James Mitchener in “Tales of the South Pacific” said “I think that Segi point at the southern end of New Georgia Island, is my favourite spot in the South Pacific”.

New Georgia is in the Solomon Islands, which were named by Spanish explorers searching for King Solomon’s Treasure – and as my 5 yo daughter Kimberley and I are already in the Islands, this sounds very tantalising. So we promptly go over to Seghi, and find the magic which captivated Mitchener still alive and well.

There is no alcohol in this area, no cars or TV, just an all pervading sense of peace and contentment.

Seghe is on the edge of Marovo Lagoon, the largest island bound lagoon on Earth, and has a history both rich and colourful. Head hunting warriors; European explorers; the blackbirding days; and much more. A vast expanse of calm water sprinkled with islands, plus an occasional village of thatched houses.

Of these, Telina and Tachova are famous for timber carvings, while Checki and Munde villages have small leaf huts which visitors are welcome to enjoy for reasonable rent. They will cheerfully include you in their lifestyle – take you fishing, swimming, or exploring the ancient cut stones near Chair village. These stones, so similar in megalithic style to others in Peru, are a mystery, as Melanesians’ do not cut large stones, and simply say “These were done by the people before”

Hidden away in a secluded part of the western side of Marovo, (that includes many uninhabited islands, tracts of unspoilt forest, hills and rivers), Ben Lumolo and his sons have built four cottages on Matakuri Island. Kimmie and I rent one, explore neighboring islands, snorkel over reefs, (her first time), and as the days drift by, slow right down.

You let the gentle murmur of languid sounds – trade winds sighing through Coconut Palms – birds singing at dawn – and a soft swish of water along the reef – immerse you in a feeling of timeless tranquillity, as long forgotten dreams come calling.

Dreams from your youth, dreams of adventures in far flung lands, sailing ships and voyages to unknown islands in the South Seas. They all surface again as you sit on a cool wooden veranda, in air so fresh and clear. A faint wisp of cloud drapes itself along distant mountains; a solitary timber canoe glides across an unbroken vista of sea, islands, and sky, then wham, it suddenly hits you, those youthful dreams have come true..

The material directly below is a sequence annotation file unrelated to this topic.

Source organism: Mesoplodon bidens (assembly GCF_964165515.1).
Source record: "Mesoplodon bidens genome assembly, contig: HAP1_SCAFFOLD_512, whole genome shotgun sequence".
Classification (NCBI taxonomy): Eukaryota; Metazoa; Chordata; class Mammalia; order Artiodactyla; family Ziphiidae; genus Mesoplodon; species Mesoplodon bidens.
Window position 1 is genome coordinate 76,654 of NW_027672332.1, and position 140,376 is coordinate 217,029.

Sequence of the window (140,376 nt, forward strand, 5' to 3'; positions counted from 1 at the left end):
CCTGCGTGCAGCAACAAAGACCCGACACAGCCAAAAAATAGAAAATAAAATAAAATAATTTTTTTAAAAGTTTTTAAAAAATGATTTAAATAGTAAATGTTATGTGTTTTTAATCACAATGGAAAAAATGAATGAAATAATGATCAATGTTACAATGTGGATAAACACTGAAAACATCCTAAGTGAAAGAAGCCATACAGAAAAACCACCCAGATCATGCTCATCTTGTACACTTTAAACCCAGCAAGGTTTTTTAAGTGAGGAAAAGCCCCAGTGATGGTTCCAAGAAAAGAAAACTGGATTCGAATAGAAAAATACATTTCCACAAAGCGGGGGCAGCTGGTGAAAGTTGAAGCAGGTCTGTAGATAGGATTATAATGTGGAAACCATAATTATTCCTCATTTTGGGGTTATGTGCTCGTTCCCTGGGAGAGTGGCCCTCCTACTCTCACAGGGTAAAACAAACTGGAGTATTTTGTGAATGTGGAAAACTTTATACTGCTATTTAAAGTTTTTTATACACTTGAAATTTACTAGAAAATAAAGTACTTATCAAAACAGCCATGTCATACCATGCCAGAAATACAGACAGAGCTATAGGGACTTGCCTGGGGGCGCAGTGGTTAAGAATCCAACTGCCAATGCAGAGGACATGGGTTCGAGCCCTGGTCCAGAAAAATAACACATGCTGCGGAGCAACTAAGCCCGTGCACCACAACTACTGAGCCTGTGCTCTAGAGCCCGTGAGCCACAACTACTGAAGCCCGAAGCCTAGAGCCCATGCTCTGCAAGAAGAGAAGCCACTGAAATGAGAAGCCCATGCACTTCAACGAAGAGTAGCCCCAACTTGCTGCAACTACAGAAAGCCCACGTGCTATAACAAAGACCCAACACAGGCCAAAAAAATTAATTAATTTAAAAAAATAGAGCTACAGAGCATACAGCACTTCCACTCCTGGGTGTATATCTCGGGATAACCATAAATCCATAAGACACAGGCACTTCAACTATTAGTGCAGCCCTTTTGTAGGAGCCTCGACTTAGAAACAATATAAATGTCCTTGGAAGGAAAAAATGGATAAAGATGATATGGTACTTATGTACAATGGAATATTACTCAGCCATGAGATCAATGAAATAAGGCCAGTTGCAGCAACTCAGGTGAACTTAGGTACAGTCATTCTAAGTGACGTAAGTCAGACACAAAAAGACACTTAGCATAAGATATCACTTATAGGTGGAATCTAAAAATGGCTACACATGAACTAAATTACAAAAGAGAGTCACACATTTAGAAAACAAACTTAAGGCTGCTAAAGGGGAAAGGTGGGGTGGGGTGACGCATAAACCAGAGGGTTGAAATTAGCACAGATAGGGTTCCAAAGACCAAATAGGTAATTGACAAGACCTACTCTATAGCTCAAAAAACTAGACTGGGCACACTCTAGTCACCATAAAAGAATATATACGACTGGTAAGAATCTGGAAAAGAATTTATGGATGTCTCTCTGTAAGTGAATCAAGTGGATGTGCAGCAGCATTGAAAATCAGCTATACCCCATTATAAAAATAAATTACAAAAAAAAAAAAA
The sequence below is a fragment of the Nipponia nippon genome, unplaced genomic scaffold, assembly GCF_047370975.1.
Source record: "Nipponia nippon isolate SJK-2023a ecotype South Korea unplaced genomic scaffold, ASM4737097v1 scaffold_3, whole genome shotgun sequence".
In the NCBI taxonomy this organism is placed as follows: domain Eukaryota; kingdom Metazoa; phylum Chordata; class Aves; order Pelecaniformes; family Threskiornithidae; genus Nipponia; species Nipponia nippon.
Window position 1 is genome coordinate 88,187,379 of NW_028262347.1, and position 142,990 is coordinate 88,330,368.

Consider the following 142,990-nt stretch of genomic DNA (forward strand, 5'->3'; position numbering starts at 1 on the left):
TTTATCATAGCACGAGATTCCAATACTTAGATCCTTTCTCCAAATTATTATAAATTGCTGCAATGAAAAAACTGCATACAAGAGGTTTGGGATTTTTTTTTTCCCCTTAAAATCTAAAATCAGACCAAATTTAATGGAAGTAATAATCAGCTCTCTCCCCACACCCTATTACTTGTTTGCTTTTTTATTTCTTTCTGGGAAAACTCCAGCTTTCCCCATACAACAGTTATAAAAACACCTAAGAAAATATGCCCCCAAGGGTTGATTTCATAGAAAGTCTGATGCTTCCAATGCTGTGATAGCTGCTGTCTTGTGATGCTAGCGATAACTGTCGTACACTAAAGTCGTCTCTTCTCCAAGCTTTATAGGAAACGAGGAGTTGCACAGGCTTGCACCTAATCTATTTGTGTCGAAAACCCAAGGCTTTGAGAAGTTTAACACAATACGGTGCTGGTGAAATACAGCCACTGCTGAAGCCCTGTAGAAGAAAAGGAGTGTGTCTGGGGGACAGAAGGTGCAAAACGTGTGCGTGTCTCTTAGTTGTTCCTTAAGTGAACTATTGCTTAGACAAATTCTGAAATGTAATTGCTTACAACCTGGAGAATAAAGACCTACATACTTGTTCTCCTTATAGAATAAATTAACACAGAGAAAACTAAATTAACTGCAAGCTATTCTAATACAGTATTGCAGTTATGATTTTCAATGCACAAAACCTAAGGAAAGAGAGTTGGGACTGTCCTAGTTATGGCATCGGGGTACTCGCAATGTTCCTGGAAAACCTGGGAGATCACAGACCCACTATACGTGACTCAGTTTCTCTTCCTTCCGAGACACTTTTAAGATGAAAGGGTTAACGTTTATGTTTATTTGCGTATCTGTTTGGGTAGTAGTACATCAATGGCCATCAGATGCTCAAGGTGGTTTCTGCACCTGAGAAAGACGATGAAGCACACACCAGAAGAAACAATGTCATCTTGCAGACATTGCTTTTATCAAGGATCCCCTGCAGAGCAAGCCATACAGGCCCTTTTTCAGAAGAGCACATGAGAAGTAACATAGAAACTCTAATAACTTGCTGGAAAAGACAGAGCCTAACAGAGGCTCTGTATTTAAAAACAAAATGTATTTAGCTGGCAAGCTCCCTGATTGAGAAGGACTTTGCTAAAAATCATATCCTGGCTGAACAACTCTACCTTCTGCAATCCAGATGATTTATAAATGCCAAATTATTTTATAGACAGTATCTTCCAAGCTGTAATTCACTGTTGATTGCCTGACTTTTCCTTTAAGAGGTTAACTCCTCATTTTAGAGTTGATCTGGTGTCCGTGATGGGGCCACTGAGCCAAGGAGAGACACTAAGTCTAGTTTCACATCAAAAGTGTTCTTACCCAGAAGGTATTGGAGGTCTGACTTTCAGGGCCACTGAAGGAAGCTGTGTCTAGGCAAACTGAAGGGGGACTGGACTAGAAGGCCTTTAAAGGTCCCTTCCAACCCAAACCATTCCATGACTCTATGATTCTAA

.. and you really are living that wonderful poem ..

            “The islands ran like emeralds through his fingers
              till he turned truant, cleared the beach at dawn
               and half forgot the seasons, under that sky”
                                                    Judith Wright

How easy it would be to forget the rest of Earth and live on Matakuri forever, but we bid a reluctant farewell, and board the ferry “Iumina”, (You me together now), and travel to Roviana Lagoon. This area was home for such ferocious and universally feared head-hunters as late as 1890, that the British warship “Royalist” was finally forced to shell every village in the Lagoon. The boys had a change of heart after that, and as there was no footy to turn to in those days, took up singing in Church instead.

In 1942 war once more fetched chaos to these islands.

The Japanese Army swept in, spread murder and mayhem, and built an airstrip at Munda, where by an ingenious method of stringing tops of cut down Coconut Palms over the strip, .hid it from the Allies.

However time eventually took the war elsewhere, and today you can relax with a cold beer in the laid back bar at Agnes Lodge, and hear about an Irishman who changed his name to Oppenheimer to trade in diamonds – or how the U.S in a response to a claim for war damages from the British Solomon’s, sent several million to a pleasantly surprised British Swaziland !

Nearby Rendova Island is reputedly the P.T base on which “McHales Navy” was based, and Lubaria Island is from where a young J.F.Kennedy set out one rainy night, only to have his P.T run over by a Japanese destroyer !

However my favourite here is Lola Island in Vonavona Lagoon. How Joe Entriken made his way here is quite a story, straight out of Jack London’s novels. A young Graphic Artist in California, Joe hankered for, then answered the call of the wild. He spent several seasons fishing in Alaska, then threw away a promising career to find out what Earth’s remote places still offered. He voyaged to the Solomon’s, and worked as a voluntary fishing advisor. Then bingo, fate repaid his courage by marrying him to a beautiful young woman, with her own island.

The moral here is none of us can know what magic is out there waiting for us, unless we are game to go find out.

Joe and Elizabeth have established a tranquil fishing resort on Lola, but for today he has lent me a book titled “The wealth of the Solomon’s”

..and as I hold this, while looking through palms to children splashing around in tiny canoes, I see clearly that the wealth is not a Kings gold, timber or fishing, or anything measured in money.

There are turquoise waters rippling along the shore, with Islanders sitting in the shade of Frangipani trees trading produce and stories – as my mind drifts back to our friends who made us so welcome in Old Poishu village on Guadancanal – to Kimberley and her new friends there laughing and running free – to the church at Seghe with Peter Lumolo and his relatives framed in the last rays of sunset, and the answer is ..

..the real King Solomon’s wealth, in these “Friendly Isles” is it’s people.